By Sue Moore
As a prelude to the Battle of Sunset Lake’s Revolutionary War re-enactment, the Vicksburg Historical Society is featuring a talk on two real battles of the war that were won by the Continentals. AJ. Hartman, a history teacher in the public schools and with the Osher Life Long Learning Academy at Western Michigan University, is the guest speaker for the monthly series on Tuesday, June 21 at 7 p.m. at the Community Center.
Hartman will paint a picture of the battle for Trenton which was made famous by the painting of George Washington crossing the Delaware River in a rowboat amid ice floes, with the wind whipping and rowers pulling their oars with all their might. It was a big surprise to the Hessian solders on Christmas Eve, 1776, as they celebrated the occasion. In fact, they were drunk and guarding the city while the British were safely in comfort much further away. “General Washington picked a bad spot in the river to cross because he wanted to get there directly, where he could have chosen easier crossings from his camp at Valley Forge. His total casualties were small but he lost one quarter of his troops because their enlistment was up and they summarily left for home,” Hartman said.
The Continentals had no particular strategy during the war and this drove General Cornwallis crazy because he couldn’t figure out what was going on in the American side. Their tactics were more hit and run, where the highly trained British fought in the traditional European way: Each rank would fire a volley, then stand back for the second and third to advance in a frontal pattern. The militia just kept nipping away at the British until they finally had them surrounded at Yorktown in 1781.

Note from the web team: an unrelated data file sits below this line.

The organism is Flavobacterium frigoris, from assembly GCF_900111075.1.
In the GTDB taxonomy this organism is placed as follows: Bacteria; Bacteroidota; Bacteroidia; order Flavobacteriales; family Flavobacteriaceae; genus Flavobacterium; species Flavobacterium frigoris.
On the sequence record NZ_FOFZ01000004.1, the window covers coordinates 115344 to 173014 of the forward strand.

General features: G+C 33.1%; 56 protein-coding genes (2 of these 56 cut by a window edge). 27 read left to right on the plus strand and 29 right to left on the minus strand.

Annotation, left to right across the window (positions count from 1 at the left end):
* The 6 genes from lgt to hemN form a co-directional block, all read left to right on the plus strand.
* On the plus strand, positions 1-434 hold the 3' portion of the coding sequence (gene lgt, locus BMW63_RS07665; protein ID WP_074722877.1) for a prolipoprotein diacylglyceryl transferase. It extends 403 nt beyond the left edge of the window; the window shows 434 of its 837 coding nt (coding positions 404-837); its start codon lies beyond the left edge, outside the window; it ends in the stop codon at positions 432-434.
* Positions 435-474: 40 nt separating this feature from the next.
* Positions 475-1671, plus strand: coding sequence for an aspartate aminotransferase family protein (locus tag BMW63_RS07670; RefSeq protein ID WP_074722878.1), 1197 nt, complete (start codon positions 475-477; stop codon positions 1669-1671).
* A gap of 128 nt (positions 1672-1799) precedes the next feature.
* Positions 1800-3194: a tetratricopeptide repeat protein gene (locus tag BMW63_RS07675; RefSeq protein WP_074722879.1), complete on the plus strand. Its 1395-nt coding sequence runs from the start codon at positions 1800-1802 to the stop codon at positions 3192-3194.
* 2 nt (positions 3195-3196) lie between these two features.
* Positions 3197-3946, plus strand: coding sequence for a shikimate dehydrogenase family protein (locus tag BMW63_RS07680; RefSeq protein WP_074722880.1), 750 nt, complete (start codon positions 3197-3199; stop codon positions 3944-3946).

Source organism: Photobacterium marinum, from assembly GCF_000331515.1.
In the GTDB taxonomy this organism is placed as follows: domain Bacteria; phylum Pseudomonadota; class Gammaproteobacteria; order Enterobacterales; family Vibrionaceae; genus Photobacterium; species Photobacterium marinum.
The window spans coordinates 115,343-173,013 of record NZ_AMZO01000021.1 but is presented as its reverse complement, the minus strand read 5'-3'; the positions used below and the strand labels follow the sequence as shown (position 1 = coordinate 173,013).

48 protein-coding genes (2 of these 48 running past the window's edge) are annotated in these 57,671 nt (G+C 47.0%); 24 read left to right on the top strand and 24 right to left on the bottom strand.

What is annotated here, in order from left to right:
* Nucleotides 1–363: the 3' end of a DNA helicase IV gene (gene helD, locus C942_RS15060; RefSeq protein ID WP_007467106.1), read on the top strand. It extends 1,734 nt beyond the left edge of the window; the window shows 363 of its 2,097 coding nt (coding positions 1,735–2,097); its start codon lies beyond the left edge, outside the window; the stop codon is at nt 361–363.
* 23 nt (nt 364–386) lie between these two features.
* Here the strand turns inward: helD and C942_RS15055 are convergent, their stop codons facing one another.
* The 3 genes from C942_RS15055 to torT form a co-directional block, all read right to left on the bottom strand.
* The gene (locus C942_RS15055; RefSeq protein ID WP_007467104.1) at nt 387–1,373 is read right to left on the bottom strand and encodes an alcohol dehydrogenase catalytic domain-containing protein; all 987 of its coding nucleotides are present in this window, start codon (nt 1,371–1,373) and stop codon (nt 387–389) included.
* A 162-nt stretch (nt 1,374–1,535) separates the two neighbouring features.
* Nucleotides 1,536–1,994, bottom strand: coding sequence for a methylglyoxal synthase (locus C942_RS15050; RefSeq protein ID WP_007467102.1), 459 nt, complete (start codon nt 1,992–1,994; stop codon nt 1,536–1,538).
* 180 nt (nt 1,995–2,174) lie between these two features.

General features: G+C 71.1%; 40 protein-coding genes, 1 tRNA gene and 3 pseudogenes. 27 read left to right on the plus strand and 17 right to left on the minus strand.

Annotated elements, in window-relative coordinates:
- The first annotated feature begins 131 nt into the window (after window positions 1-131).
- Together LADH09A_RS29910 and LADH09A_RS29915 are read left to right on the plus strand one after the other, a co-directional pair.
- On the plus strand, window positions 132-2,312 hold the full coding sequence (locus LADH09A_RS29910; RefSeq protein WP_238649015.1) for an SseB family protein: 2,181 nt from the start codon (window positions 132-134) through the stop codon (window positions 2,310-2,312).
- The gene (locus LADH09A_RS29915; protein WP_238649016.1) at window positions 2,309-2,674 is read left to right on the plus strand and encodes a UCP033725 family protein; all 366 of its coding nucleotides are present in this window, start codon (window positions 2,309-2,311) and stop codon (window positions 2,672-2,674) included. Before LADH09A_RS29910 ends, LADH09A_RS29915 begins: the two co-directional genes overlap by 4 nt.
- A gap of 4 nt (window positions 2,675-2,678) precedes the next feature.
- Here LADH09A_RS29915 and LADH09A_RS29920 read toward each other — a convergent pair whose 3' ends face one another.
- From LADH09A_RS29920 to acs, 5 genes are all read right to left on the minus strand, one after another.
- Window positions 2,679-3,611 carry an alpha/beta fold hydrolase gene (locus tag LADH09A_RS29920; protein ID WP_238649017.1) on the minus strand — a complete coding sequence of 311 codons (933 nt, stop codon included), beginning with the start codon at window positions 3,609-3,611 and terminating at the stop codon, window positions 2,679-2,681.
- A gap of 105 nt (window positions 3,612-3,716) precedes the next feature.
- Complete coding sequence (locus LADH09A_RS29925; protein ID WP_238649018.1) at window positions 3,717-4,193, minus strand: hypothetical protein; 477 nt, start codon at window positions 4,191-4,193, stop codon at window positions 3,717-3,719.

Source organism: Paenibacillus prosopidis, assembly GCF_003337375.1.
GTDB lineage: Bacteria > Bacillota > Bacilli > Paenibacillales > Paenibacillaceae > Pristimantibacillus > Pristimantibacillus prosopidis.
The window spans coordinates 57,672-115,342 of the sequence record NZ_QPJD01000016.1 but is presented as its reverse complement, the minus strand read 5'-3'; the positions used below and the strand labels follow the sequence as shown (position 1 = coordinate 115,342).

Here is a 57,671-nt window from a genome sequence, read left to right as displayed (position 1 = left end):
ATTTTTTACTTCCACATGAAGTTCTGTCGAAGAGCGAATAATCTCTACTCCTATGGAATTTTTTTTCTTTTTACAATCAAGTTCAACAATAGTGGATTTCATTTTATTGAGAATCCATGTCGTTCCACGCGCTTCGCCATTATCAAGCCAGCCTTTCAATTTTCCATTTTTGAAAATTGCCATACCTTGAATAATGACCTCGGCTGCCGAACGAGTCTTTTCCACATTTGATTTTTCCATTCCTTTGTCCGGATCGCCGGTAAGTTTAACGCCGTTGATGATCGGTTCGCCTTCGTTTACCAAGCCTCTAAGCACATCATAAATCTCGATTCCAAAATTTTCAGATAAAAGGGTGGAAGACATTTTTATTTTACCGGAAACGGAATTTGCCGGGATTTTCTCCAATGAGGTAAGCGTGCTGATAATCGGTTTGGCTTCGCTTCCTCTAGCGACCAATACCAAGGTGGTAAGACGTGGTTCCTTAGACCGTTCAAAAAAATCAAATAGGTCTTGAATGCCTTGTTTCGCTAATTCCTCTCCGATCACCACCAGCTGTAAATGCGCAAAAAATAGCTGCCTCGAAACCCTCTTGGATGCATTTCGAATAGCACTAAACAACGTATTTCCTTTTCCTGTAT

The other two battles Hartman is contemplating for his presentation are those of Ticonderoga and Saratoga, but he will let that be a surprise to the Historical Society’s audience. Actually, he could colorfully describe the entire war if given enough time.
“AJ is an extrodinary young man,” according to Nancy Rafferty, his school librarian in Constantine when he was scarfing down every book in her middle school library. “He loved to read and loved learning. Just very bright, but he was also a challenge. He had such a thirst for knowledge and was funny as can be.”
What Rafferty didn’t acknowledge was that Hartman was bored a good deal of the time. That meant trouble if teachers he had didn’t recognize this and give him a chance to exercise his mind in classroom work. Some teachers did work with him and those he remembers with great fondness. Thus, he became a teacher himself, but not before he took several divergent paths to get there.
He first went to Michigan Tech but after two years came back home and got a job as a janitor in the Mendon school system. He thought he wanted to be a mathematician but hit the wall when it came to calculus. One teacher in particular counseled him to get away from math and become an economist. He subsequently enrolled at Glen Oaks, then Goshen College where he finally achieved his B.A. degree, and then finished a Master’s degree at Spring Arbor College. “I understand how the economy drives things and you combine that with the love of history, it became my world,” Hartman said. He ended up teaching social studies at Elkhart Central high school, Three Rivers and then Lawton, where he retired at the age of 57 last year. He is now a baker at Fletcher’s Pub in the Oakwood Plaza and teaching Osher classes at WMU. They are continually filled, perhaps in part because they include course titles such as Let’s Get Naked while studying the Roman Baths.
You won’t want to miss this talk, according to Ted Vliek, who heads up the Historical Society board of directors.